Boston Bruins' Loss Reiterates Discipline Is Their Greatest X-Factor

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Boston Bruins' Loss Reiterates Discipline Is Their Greatest X-Factor
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For only the third time in their first 38 games, the Boston Bruins allowed four goals without any of those being empty-netters in Saturday’s 4-3 shortcoming against the Vancouver Canucks.

What did this game, plus a 4-1 falter to Carolina on Oct. 18 and a 4-2 drawback in Dallas one week ago, have that the majority of their other 35 outings did not?

If it is not the only common thread, then the multitude of opposing power-play goals is certainly the most outstanding. In total, Boston has now authorized two or more power-play strikes on five occasions, rebounding only once for a 4-3 shootout triumph in Buffalo the night before Thanksgiving.

Other than that, the Bruins have let a lack of discipline spell the difference in the aforementioned Carolina and Dallas matches as well as a 4-2 loss in Montreal at the end of October.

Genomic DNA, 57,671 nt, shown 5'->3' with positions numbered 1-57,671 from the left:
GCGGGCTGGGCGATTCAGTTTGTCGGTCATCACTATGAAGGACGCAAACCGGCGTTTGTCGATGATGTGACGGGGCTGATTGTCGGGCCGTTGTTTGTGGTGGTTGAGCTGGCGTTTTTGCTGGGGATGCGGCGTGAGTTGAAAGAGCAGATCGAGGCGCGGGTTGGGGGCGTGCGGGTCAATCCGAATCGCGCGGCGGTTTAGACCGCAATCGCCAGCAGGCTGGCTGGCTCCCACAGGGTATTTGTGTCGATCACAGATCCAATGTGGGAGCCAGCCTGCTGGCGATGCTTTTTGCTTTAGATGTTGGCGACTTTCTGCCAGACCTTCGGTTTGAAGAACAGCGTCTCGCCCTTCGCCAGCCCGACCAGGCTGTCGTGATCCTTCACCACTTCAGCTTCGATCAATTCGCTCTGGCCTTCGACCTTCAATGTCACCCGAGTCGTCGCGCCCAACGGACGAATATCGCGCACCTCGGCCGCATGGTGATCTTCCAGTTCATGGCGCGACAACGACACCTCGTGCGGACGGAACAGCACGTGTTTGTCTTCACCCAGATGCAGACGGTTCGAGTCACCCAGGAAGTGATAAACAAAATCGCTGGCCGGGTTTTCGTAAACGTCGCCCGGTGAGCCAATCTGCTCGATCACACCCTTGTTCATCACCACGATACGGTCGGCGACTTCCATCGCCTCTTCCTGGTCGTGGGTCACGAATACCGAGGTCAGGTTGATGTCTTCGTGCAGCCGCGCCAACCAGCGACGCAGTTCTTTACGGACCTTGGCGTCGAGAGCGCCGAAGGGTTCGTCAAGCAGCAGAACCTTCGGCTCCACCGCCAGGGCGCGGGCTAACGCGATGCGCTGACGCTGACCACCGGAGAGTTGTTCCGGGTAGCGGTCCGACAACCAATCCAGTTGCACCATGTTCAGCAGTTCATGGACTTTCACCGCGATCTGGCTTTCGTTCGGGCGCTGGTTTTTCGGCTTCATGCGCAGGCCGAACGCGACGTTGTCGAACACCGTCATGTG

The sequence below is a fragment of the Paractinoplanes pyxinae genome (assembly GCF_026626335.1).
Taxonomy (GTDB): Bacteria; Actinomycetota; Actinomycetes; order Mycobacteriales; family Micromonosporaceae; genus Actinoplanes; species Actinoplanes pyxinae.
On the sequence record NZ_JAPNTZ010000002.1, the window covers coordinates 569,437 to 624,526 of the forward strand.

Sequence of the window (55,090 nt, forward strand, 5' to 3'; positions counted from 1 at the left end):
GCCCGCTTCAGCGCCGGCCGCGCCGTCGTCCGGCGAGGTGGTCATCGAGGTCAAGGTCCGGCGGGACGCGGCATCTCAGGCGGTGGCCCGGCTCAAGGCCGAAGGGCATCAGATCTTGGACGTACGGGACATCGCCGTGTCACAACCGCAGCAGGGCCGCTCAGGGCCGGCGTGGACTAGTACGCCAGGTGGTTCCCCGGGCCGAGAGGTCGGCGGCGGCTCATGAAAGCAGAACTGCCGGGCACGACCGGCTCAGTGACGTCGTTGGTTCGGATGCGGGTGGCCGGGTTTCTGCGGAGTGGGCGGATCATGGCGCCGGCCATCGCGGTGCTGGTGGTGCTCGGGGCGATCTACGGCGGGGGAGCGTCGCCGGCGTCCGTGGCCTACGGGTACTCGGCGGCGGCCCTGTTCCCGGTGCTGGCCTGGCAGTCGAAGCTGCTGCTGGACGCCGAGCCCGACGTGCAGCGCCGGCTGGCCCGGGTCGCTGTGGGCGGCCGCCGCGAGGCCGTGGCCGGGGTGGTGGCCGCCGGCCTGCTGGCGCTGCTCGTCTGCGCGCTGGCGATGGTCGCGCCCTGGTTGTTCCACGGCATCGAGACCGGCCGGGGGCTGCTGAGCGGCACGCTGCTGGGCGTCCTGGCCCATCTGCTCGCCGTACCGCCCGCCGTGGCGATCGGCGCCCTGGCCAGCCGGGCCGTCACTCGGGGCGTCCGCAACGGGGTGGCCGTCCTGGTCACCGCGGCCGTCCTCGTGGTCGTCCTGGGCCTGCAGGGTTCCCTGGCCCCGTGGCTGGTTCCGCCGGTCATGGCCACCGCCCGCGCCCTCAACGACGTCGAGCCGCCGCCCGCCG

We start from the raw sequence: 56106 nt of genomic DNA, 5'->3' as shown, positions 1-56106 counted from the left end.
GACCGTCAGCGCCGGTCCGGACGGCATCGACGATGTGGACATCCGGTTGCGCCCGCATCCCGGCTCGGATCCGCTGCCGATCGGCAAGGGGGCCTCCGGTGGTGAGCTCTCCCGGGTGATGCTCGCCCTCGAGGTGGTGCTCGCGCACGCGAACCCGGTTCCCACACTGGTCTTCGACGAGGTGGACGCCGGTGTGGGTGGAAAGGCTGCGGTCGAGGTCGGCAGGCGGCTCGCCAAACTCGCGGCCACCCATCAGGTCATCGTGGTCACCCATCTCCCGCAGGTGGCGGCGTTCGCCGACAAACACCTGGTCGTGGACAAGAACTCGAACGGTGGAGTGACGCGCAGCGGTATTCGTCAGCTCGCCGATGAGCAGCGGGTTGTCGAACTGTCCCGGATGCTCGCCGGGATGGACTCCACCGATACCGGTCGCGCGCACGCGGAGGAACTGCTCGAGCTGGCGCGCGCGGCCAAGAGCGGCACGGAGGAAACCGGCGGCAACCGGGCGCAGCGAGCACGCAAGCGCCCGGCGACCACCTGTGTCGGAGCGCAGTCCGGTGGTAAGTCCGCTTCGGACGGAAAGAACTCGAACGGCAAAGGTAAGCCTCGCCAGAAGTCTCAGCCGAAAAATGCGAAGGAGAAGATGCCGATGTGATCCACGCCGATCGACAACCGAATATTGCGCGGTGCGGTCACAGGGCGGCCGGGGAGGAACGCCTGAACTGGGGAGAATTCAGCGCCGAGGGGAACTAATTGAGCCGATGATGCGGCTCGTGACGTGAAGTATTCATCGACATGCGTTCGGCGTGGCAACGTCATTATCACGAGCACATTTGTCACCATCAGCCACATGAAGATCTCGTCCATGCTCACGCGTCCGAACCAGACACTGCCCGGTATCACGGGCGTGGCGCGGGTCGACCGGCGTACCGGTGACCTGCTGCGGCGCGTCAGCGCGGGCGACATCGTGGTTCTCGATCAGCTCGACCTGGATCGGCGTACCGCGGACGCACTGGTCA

That motif was reopened in Boston’s vain rally effort against the Canucks, whose offense subsisted on an exclusive diet of special teams.

Saturday afternoon’s decision featured two lead changes, a 5-on-3 conversion, a five-minute major conversion and the expulsion of two leaned-on Bruins’ forwards in Milan Lucic and Brad Marchand.

In short, the Bruins’ self-imposed dismantling was really a hodgepodge containing reminders of the three previous losses in question. Like they did for both the Stars and Canadiens, the Bruins blinked early, yielding to Ryan Kesler for the icebreaker on an early two-man advantage.

Not even six minutes were off the clock at that point, but the burly Lucic was already finished for the day, having left his bench to join a comprehensive scuffle, thus earning a game misconduct.